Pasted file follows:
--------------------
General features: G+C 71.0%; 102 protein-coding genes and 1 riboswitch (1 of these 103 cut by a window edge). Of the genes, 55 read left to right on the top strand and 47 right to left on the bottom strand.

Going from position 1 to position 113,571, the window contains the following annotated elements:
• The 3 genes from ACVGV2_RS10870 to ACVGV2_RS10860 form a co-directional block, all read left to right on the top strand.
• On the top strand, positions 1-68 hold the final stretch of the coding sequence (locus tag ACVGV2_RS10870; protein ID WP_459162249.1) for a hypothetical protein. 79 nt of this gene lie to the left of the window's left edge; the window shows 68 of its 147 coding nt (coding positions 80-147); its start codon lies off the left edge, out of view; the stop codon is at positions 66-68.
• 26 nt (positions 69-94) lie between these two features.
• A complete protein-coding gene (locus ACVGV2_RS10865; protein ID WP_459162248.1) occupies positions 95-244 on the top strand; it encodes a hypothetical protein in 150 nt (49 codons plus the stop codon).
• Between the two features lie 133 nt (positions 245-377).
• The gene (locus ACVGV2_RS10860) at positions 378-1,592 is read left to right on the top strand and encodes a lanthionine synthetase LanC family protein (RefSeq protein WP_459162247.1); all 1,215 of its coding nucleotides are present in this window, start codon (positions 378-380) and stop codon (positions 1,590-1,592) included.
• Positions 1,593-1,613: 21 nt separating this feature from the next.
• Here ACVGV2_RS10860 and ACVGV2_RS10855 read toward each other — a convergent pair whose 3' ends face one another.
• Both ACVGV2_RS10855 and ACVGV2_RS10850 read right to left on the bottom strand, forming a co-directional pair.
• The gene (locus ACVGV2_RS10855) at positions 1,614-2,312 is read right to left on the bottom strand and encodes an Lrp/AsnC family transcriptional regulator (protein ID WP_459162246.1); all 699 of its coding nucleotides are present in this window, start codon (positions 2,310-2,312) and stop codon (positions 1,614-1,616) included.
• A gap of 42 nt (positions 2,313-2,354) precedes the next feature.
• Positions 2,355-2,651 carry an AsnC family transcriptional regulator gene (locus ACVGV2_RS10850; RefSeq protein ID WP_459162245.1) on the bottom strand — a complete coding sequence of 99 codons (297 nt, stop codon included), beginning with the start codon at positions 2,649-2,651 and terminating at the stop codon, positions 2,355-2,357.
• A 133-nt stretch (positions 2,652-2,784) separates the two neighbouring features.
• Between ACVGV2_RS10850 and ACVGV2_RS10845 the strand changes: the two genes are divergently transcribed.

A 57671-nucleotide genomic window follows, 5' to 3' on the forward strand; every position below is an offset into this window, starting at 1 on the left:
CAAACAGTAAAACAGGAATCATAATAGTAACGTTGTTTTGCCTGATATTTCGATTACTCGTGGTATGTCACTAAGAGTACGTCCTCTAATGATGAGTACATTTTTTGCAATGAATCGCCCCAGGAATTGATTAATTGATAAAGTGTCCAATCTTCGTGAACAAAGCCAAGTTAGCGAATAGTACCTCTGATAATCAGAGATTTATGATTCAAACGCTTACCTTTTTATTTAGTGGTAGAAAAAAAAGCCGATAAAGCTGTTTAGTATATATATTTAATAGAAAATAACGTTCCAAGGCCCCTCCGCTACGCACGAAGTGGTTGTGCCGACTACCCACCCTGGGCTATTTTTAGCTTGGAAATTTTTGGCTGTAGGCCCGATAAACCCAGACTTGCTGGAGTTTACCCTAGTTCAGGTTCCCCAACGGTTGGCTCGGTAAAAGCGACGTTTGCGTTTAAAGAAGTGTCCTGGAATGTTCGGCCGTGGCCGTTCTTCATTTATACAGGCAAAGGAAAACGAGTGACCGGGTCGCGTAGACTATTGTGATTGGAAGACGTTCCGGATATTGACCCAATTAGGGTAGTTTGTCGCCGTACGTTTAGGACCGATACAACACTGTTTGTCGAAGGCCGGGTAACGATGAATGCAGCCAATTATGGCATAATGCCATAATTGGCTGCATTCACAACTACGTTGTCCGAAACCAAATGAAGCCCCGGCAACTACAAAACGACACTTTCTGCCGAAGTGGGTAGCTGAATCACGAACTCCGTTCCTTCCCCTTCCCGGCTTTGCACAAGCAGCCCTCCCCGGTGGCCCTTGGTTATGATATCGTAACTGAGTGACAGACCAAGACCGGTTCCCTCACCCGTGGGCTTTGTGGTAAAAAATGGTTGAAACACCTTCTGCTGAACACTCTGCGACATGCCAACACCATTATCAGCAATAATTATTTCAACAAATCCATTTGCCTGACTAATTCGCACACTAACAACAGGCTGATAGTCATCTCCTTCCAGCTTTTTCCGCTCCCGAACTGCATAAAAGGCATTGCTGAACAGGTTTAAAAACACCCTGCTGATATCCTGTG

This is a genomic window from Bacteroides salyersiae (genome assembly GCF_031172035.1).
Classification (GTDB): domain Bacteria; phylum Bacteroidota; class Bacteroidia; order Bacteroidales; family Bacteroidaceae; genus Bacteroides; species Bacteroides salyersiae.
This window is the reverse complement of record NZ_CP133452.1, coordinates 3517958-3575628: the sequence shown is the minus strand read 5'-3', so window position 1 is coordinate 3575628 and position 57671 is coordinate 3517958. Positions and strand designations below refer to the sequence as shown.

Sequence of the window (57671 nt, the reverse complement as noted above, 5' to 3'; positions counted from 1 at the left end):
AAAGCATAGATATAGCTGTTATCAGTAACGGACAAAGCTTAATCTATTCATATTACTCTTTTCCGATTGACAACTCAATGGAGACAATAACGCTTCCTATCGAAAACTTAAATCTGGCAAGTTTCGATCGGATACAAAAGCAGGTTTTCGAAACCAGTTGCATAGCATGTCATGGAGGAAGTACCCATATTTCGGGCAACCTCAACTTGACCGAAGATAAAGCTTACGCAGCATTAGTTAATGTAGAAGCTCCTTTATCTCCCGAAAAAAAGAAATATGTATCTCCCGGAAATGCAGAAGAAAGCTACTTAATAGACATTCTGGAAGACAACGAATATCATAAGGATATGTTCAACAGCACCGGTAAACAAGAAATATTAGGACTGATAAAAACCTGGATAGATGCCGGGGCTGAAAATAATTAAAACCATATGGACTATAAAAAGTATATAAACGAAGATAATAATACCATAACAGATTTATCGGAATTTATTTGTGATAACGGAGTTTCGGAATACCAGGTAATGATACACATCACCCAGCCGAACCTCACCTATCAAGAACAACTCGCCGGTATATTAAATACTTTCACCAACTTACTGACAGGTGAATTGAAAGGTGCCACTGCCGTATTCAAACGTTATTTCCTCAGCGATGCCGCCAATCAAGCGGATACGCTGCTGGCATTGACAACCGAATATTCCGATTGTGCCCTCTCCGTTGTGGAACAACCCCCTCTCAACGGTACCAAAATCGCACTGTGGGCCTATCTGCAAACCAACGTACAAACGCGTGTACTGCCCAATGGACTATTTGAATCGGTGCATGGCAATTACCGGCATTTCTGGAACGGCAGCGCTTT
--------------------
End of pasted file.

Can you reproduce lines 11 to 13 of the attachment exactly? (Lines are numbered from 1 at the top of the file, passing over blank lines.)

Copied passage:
• Both ACVGV2_RS10855 and ACVGV2_RS10850 read right to left on the bottom strand, forming a co-directional pair.
• The gene (locus ACVGV2_RS10855) at positions 1,614-2,312 is read right to left on the bottom strand and encodes an Lrp/AsnC family transcriptional regulator (protein ID WP_459162246.1); all 699 of its coding nucleotides are present in this window, start codon (positions 2,310-2,312) and stop codon (positions 1,614-1,616) included.
• A gap of 42 nt (positions 2,313-2,354) precedes the next feature.